On Oct 7, 12:45=A0pm, Rick DeNatale <rick.denat... / gmail.com> wrote:
> On Thu, Oct 7, 2010 at 12:05 PM, Jeremy Bopp <jer... / bopp.net> wrote:
> > The point of comparison profiling like this is to find ways to improve
> > your code without changing its ultimate function. =A0Your comparison he=
re
> > compares two fundamentally different operations
>
> It struck me as odd that Trans is benchmarking two different things
> against each other.
>
> As another example, =A0I just benchmarked the time it takes me to get up
> out of my sofa and walk to my front door and back at about 30 seconds.
> =A0That's over 3 times FASTER than Fernando Alonso's fastest lap of
> 1:47.976 in the Singapore Grand Prix a couple of Sunday's ago.
>
> So does that make me faster than a Ferrari F10, I don't think so, and
> I doubt that it has a practical significance.

I think this is a good a reminder as any that it's hard to see what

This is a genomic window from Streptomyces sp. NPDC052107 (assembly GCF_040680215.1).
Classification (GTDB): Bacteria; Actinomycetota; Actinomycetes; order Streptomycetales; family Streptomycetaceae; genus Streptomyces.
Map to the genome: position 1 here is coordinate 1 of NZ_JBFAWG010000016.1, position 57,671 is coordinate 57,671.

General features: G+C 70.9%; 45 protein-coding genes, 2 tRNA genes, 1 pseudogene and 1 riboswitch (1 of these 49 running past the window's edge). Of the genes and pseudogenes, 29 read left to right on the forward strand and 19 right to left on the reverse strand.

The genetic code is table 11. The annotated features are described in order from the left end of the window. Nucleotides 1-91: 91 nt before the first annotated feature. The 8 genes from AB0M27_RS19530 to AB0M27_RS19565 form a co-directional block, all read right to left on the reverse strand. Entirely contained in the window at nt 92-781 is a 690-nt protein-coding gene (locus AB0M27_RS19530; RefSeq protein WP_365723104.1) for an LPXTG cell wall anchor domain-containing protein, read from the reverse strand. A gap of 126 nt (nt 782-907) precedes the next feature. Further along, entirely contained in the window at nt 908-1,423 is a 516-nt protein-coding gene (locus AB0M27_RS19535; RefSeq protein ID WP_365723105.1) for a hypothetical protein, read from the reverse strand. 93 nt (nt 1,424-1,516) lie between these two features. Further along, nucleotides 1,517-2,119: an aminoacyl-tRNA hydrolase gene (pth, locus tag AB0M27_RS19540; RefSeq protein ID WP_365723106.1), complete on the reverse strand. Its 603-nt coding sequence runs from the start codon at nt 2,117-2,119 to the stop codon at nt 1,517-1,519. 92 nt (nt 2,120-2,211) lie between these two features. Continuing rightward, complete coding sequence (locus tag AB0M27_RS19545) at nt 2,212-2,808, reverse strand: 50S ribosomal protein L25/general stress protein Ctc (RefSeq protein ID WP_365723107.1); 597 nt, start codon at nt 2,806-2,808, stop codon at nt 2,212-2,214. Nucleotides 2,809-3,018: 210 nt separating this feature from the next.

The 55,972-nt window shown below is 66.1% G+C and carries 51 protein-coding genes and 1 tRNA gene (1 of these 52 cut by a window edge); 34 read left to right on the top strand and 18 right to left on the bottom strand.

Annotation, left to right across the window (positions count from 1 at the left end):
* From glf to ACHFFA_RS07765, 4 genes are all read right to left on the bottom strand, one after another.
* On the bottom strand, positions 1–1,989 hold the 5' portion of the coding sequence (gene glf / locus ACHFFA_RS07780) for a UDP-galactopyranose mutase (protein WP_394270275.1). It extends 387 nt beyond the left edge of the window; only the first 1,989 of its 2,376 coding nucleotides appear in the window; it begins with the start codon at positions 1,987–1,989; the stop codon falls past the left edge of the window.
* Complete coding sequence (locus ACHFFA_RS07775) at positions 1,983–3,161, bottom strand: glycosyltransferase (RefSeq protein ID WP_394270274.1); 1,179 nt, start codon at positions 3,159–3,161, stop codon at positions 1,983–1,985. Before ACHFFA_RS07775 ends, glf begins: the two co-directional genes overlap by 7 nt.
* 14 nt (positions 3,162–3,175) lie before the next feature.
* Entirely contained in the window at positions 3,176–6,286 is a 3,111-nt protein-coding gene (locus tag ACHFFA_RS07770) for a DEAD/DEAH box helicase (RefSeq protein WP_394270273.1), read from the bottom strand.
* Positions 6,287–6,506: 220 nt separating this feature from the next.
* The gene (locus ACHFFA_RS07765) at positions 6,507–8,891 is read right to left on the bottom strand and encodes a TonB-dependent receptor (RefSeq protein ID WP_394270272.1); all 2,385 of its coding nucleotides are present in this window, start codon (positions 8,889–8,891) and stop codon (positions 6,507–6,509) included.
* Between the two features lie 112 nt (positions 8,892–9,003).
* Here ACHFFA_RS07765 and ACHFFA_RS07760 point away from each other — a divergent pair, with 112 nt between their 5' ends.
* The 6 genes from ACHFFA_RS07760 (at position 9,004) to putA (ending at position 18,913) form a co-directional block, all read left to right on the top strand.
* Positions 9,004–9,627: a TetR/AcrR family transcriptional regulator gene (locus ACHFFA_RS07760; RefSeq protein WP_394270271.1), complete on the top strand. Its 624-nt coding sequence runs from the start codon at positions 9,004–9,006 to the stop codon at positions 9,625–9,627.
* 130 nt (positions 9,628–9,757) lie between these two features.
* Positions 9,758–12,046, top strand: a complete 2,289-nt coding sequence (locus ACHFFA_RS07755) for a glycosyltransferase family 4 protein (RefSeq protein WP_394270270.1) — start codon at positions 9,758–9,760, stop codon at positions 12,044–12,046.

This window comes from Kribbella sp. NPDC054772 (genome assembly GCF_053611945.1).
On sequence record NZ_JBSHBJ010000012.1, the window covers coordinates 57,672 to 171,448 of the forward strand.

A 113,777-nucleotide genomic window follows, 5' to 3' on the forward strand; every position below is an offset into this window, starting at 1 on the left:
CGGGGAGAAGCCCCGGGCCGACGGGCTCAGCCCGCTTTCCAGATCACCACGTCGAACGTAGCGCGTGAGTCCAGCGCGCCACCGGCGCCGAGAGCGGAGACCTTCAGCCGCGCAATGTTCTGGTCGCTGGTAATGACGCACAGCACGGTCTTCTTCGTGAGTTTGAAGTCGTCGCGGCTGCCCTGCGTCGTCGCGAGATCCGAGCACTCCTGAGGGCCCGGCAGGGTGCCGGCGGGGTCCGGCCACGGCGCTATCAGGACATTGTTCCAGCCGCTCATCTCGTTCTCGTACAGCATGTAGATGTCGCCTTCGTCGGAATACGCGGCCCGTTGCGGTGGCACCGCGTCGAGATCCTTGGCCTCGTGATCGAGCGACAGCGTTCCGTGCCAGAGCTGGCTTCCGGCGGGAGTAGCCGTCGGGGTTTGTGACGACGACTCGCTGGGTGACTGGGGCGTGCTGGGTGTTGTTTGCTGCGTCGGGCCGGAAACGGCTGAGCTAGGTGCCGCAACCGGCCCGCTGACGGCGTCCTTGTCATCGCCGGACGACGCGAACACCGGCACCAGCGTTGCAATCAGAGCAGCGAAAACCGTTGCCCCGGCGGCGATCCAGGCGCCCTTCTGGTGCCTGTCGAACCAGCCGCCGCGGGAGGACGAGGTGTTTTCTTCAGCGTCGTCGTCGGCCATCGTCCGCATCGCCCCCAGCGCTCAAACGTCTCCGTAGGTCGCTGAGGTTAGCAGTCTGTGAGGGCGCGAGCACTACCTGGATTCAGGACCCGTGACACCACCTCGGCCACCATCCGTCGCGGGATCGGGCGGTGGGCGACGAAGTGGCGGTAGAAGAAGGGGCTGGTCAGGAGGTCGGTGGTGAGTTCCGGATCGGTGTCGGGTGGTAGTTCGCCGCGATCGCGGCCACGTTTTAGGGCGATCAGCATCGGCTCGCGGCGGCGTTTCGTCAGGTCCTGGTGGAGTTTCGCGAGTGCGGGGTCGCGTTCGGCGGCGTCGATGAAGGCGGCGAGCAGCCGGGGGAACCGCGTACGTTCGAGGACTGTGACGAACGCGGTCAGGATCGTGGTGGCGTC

someone else is getting at when you're not seeing the use case. There
is in fact a very good reason for my comparison. I often do:

  class X
    def f
      @f ||=3D ( do_some_calc_or_lookup )
    end
  end

I like this idiom as it provides the speed bump of caching and yet
encapsulates the entire procedure for getting the value in one place.
However, if I am really concerned about squeezing out every bit of
speed, I would do:

  class X
    def initialize
      @f =3D ( do_some_calc_or_lookup )
    end
    def f
      @f
    end
  end

The purpose of the benchmark was to see just how much "squeeze" I am
getting in the exchange.